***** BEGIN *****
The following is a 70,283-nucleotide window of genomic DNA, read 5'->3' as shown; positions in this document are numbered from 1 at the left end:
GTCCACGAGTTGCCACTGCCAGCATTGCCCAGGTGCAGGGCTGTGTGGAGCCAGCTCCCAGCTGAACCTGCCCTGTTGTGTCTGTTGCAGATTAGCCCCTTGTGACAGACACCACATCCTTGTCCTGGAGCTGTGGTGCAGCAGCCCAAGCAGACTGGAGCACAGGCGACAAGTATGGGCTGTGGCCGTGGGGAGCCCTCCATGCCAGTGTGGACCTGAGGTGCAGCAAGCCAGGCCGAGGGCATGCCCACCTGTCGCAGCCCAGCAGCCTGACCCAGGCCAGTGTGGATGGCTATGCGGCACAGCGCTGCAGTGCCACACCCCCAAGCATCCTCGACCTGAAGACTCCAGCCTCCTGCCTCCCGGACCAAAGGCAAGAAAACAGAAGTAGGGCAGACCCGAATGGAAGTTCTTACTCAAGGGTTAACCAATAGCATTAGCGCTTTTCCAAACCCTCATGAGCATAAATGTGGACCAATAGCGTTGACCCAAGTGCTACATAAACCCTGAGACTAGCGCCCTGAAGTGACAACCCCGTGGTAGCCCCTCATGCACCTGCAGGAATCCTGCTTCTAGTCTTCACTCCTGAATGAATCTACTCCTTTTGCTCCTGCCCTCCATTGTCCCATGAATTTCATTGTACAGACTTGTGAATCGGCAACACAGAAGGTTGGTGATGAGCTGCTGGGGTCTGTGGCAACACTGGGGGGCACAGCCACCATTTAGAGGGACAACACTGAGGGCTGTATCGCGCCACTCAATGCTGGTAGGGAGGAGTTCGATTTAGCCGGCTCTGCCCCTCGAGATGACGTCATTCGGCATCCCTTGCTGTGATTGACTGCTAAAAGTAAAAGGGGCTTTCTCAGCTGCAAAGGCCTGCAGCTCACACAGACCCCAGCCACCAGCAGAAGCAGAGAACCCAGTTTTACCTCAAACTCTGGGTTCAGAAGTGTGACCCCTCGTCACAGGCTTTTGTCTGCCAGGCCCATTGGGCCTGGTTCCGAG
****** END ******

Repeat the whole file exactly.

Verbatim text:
The following is a 70,283-nucleotide window of genomic DNA, read 5'->3' as shown; positions in this document are numbered from 1 at the left end:
GTCCACGAGTTGCCACTGCCAGCATTGCCCAGGTGCAGGGCTGTGTGGAGCCAGCTCCCAGCTGAACCTGCCCTGTTGTGTCTGTTGCAGATTAGCCCCTTGTGACAGACACCACATCCTTGTCCTGGAGCTGTGGTGCAGCAGCCCAAGCAGACTGGAGCACAGGCGACAAGTATGGGCTGTGGCCGTGGGGAGCCCTCCATGCCAGTGTGGACCTGAGGTGCAGCAAGCCAGGCCGAGGGCATGCCCACCTGTCGCAGCCCAGCAGCCTGACCCAGGCCAGTGTGGATGGCTATGCGGCACAGCGCTGCAGTGCCACACCCCCAAGCATCCTCGACCTGAAGACTCCAGCCTCCTGCCTCCCGGACCAAAGGCAAGAAAACAGAAGTAGGGCAGACCCGAATGGAAGTTCTTACTCAAGGGTTAACCAATAGCATTAGCGCTTTTCCAAACCCTCATGAGCATAAATGTGGACCAATAGCGTTGACCCAAGTGCTACATAAACCCTGAGACTAGCGCCCTGAAGTGACAACCCCGTGGTAGCCCCTCATGCACCTGCAGGAATCCTGCTTCTAGTCTTCACTCCTGAATGAATCTACTCCTTTTGCTCCTGCCCTCCATTGTCCCATGAATTTCATTGTACAGACTTGTGAATCGGCAACACAGAAGGTTGGTGATGAGCTGCTGGGGTCTGTGGCAACACTGGGGGGCACAGCCACCATTTAGAGGGACAACACTGAGGGCTGTATCGCGCCACTCAATGCTGGTAGGGAGGAGTTCGATTTAGCCGGCTCTGCCCCTCGAGATGACGTCATTCGGCATCCCTTGCTGTGATTGACTGCTAAAAGTAAAAGGGGCTTTCTCAGCTGCAAAGGCCTGCAGCTCACACAGACCCCAGCCACCAGCAGAAGCAGAGAACCCAGTTTTACCTCAAACTCTGGGTTCAGAAGTGTGACCCCTCGTCACAGGCTTTTGTCTGCCAGGCCCATTGGGCCTGGTTCCGAG